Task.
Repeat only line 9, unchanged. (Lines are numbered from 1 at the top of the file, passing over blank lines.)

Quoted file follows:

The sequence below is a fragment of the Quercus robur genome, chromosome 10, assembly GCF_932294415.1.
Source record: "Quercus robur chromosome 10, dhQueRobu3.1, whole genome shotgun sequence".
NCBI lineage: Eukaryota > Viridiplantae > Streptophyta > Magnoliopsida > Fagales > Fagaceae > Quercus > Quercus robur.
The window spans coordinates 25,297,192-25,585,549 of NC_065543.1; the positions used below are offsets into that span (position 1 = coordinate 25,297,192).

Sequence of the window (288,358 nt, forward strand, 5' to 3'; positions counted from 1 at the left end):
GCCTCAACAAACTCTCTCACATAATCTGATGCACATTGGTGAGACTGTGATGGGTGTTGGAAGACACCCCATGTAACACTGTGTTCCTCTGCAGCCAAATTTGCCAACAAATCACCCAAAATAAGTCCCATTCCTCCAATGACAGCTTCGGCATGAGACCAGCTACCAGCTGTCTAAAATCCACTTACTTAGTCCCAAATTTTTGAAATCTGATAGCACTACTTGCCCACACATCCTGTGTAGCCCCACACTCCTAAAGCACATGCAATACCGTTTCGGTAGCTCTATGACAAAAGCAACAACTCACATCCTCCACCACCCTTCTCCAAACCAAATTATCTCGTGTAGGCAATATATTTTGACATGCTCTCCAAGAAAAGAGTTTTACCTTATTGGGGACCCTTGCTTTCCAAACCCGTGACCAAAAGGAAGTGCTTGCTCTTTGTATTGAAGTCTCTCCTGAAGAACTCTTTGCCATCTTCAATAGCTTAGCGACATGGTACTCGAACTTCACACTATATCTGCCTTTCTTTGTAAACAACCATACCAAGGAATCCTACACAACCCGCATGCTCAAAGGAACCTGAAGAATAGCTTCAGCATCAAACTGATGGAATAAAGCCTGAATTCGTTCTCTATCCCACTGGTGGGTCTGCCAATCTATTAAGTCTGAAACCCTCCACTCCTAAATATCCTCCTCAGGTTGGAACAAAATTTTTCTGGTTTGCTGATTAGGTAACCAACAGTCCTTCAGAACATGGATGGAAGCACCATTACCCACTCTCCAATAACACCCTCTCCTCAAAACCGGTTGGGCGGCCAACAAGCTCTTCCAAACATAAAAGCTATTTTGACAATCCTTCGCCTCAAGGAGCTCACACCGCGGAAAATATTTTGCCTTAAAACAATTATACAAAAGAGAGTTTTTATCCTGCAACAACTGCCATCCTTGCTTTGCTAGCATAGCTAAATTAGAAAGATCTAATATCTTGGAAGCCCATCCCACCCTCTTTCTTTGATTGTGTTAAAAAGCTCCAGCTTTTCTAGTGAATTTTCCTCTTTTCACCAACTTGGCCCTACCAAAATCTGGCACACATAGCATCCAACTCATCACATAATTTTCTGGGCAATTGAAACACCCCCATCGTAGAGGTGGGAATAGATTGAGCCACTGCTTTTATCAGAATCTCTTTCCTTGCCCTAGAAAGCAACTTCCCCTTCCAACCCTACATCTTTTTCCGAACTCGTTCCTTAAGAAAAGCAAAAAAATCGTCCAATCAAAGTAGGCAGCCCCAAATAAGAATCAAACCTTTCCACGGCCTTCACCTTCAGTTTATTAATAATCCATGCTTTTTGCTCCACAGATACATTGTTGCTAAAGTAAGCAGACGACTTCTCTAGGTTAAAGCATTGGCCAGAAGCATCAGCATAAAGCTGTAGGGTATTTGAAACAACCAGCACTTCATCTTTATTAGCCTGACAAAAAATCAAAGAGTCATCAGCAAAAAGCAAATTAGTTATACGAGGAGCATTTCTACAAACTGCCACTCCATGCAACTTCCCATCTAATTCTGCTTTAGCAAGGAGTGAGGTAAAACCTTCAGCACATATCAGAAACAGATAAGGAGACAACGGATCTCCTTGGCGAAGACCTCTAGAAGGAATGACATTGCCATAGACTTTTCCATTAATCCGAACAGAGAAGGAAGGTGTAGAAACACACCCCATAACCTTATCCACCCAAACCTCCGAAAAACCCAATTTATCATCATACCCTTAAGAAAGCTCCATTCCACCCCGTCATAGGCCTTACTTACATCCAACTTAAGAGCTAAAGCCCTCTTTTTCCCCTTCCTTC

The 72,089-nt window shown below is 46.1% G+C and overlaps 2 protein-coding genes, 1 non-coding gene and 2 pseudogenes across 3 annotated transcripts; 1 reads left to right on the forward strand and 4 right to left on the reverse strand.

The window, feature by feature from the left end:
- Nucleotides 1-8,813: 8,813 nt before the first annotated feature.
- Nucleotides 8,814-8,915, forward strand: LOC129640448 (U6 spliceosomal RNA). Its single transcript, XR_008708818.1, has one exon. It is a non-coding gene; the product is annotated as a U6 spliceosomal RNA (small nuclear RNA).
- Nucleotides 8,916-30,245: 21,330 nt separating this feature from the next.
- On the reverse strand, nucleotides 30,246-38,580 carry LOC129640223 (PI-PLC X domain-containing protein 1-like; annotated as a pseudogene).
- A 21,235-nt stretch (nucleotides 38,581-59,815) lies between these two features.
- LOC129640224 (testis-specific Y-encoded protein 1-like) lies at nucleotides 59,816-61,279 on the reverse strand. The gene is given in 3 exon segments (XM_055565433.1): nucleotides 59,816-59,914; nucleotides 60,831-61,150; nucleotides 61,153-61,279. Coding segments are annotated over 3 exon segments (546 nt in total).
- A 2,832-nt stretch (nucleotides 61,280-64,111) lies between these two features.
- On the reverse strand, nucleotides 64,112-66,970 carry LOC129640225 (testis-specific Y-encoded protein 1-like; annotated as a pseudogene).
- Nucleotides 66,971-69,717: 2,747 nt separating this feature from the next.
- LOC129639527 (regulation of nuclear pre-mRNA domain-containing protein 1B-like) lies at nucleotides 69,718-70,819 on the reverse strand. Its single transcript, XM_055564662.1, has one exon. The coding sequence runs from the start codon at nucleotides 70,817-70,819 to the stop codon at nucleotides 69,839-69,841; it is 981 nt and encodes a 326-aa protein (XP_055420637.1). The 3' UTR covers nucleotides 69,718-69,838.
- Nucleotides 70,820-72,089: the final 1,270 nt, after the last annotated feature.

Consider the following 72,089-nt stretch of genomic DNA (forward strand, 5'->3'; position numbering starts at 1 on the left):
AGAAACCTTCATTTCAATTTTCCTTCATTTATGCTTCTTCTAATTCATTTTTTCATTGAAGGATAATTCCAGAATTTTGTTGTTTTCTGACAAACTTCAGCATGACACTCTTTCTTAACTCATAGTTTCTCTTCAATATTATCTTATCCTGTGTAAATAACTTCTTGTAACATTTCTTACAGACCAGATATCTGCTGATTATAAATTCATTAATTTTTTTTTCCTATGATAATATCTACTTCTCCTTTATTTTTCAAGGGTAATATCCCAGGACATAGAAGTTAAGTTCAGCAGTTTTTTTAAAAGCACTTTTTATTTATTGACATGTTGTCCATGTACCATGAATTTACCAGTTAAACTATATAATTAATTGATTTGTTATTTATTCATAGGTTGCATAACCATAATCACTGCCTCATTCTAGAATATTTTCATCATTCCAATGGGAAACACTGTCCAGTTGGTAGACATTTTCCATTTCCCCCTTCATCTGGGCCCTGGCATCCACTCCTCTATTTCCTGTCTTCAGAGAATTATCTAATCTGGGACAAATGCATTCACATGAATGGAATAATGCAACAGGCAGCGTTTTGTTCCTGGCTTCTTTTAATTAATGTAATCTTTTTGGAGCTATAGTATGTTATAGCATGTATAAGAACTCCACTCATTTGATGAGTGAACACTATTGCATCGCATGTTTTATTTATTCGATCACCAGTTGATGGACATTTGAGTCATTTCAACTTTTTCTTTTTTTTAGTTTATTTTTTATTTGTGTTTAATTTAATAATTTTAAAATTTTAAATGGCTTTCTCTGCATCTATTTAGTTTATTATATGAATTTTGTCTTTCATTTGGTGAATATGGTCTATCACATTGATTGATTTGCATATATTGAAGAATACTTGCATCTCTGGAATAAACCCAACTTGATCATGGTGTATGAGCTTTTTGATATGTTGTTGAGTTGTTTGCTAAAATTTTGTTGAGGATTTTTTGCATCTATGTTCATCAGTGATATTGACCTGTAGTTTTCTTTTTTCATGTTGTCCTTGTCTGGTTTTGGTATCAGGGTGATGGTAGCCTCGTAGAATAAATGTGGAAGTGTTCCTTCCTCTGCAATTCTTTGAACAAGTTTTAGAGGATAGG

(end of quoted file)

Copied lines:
- Nucleotides 1-8,813: 8,813 nt before the first annotated feature.